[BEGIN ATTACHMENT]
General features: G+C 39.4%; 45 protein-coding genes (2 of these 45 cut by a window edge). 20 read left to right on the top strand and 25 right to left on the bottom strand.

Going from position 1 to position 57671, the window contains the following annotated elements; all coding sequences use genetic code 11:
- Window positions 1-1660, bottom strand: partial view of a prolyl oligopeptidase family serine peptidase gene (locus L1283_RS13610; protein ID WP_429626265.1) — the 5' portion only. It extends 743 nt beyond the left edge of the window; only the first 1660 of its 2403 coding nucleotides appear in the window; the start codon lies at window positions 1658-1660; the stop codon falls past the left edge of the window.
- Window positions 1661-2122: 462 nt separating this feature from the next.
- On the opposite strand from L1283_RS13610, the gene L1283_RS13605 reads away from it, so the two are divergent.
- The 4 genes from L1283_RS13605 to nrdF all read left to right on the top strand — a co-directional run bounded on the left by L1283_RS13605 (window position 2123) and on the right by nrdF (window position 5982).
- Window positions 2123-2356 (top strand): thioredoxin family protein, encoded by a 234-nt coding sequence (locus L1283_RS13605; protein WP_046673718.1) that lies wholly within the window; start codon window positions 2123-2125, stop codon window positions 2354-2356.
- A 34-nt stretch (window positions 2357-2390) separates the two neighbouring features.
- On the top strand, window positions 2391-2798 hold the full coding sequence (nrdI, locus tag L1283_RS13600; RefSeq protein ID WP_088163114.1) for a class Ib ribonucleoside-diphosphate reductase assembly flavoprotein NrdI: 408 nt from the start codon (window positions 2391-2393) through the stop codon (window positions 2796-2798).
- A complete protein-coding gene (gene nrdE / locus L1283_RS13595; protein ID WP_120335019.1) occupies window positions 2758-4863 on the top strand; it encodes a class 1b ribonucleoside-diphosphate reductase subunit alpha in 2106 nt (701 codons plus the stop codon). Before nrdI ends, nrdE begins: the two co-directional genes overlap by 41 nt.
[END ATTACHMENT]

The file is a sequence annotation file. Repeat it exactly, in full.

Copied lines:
General features: G+C 39.4%; 45 protein-coding genes (2 of these 45 cut by a window edge). 20 read left to right on the top strand and 25 right to left on the bottom strand.

Going from position 1 to position 57671, the window contains the following annotated elements; all coding sequences use genetic code 11:
- Window positions 1-1660, bottom strand: partial view of a prolyl oligopeptidase family serine peptidase gene (locus L1283_RS13610; protein ID WP_429626265.1) — the 5' portion only. It extends 743 nt beyond the left edge of the window; only the first 1660 of its 2403 coding nucleotides appear in the window; the start codon lies at window positions 1658-1660; the stop codon falls past the left edge of the window.
- Window positions 1661-2122: 462 nt separating this feature from the next.
- On the opposite strand from L1283_RS13610, the gene L1283_RS13605 reads away from it, so the two are divergent.
- The 4 genes from L1283_RS13605 to nrdF all read left to right on the top strand — a co-directional run bounded on the left by L1283_RS13605 (window position 2123) and on the right by nrdF (window position 5982).
- Window positions 2123-2356 (top strand): thioredoxin family protein, encoded by a 234-nt coding sequence (locus L1283_RS13605; protein WP_046673718.1) that lies wholly within the window; start codon window positions 2123-2125, stop codon window positions 2354-2356.
- A 34-nt stretch (window positions 2357-2390) separates the two neighbouring features.
- On the top strand, window positions 2391-2798 hold the full coding sequence (nrdI, locus tag L1283_RS13600; RefSeq protein ID WP_088163114.1) for a class Ib ribonucleoside-diphosphate reductase assembly flavoprotein NrdI: 408 nt from the start codon (window positions 2391-2393) through the stop codon (window positions 2796-2798).
- A complete protein-coding gene (gene nrdE / locus L1283_RS13595; protein ID WP_120335019.1) occupies window positions 2758-4863 on the top strand; it encodes a class 1b ribonucleoside-diphosphate reductase subunit alpha in 2106 nt (701 codons plus the stop codon). Before nrdI ends, nrdE begins: the two co-directional genes overlap by 41 nt.